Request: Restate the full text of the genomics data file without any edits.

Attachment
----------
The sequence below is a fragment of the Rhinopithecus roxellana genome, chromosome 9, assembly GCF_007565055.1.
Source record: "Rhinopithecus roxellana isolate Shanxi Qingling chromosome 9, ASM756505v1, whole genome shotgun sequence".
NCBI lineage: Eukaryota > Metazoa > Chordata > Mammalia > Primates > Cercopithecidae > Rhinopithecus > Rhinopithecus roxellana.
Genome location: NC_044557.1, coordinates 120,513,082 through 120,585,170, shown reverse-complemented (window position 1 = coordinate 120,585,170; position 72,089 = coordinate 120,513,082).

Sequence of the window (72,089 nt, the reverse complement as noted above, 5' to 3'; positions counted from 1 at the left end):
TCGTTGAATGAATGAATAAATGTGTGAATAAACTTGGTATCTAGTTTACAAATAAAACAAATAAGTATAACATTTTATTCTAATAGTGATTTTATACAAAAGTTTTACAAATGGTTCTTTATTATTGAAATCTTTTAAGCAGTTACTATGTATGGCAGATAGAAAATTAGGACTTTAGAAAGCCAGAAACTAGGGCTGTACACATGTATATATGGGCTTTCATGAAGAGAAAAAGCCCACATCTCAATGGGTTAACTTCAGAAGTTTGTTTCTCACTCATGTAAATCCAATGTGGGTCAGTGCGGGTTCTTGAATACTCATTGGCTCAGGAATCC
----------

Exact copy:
The sequence below is a fragment of the Rhinopithecus roxellana genome, chromosome 9, assembly GCF_007565055.1.
Source record: "Rhinopithecus roxellana isolate Shanxi Qingling chromosome 9, ASM756505v1, whole genome shotgun sequence".
NCBI lineage: Eukaryota > Metazoa > Chordata > Mammalia > Primates > Cercopithecidae > Rhinopithecus > Rhinopithecus roxellana.
Genome location: NC_044557.1, coordinates 120,513,082 through 120,585,170, shown reverse-complemented (window position 1 = coordinate 120,585,170; position 72,089 = coordinate 120,513,082).

Sequence of the window (72,089 nt, the reverse complement as noted above, 5' to 3'; positions counted from 1 at the left end):
TCGTTGAATGAATGAATAAATGTGTGAATAAACTTGGTATCTAGTTTACAAATAAAACAAATAAGTATAACATTTTATTCTAATAGTGATTTTATACAAAAGTTTTACAAATGGTTCTTTATTATTGAAATCTTTTAAGCAGTTACTATGTATGGCAGATAGAAAATTAGGACTTTAGAAAGCCAGAAACTAGGGCTGTACACATGTATATATGGGCTTTCATGAAGAGAAAAAGCCCACATCTCAATGGGTTAACTTCAGAAGTTTGTTTCTCACTCATGTAAATCCAATGTGGGTCAGTGCGGGTTCTTGAATACTCATTGGCTCAGGAATCC